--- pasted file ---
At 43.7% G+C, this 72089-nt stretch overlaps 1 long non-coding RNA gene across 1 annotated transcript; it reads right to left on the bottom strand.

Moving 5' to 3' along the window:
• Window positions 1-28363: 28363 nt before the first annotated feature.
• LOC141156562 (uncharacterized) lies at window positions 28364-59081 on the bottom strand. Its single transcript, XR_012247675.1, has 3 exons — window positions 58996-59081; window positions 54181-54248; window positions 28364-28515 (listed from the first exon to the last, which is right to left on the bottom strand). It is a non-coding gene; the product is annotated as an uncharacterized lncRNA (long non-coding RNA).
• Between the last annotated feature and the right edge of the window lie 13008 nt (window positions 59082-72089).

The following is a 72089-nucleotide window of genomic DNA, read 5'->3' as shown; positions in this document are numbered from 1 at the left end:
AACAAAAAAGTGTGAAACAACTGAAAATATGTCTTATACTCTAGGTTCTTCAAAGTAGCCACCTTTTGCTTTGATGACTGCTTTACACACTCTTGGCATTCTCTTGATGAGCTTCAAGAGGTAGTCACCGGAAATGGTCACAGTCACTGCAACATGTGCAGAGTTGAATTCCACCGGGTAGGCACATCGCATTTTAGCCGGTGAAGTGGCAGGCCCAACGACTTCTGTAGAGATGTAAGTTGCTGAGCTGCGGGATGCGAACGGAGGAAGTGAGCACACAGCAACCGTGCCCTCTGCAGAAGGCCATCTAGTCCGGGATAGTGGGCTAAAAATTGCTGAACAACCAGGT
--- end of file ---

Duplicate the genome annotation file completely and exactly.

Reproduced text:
At 43.7% G+C, this 72089-nt stretch overlaps 1 long non-coding RNA gene across 1 annotated transcript; it reads right to left on the bottom strand.

Moving 5' to 3' along the window:
• Window positions 1-28363: 28363 nt before the first annotated feature.
• LOC141156562 (uncharacterized) lies at window positions 28364-59081 on the bottom strand. Its single transcript, XR_012247675.1, has 3 exons — window positions 58996-59081; window positions 54181-54248; window positions 28364-28515 (listed from the first exon to the last, which is right to left on the bottom strand). It is a non-coding gene; the product is annotated as an uncharacterized lncRNA (long non-coding RNA).
• Between the last annotated feature and the right edge of the window lie 13008 nt (window positions 59082-72089).

The following is a 72089-nucleotide window of genomic DNA, read 5'->3' as shown; positions in this document are numbered from 1 at the left end:
AACAAAAAAGTGTGAAACAACTGAAAATATGTCTTATACTCTAGGTTCTTCAAAGTAGCCACCTTTTGCTTTGATGACTGCTTTACACACTCTTGGCATTCTCTTGATGAGCTTCAAGAGGTAGTCACCGGAAATGGTCACAGTCACTGCAACATGTGCAGAGTTGAATTCCACCGGGTAGGCACATCGCATTTTAGCCGGTGAAGTGGCAGGCCCAACGACTTCTGTAGAGATGTAAGTTGCTGAGCTGCGGGATGCGAACGGAGGAAGTGAGCACACAGCAACCGTGCCCTCTGCAGAAGGCCATCTAGTCCGGGATAGTGGGCTAAAAATTGCTGAACAACCAGGT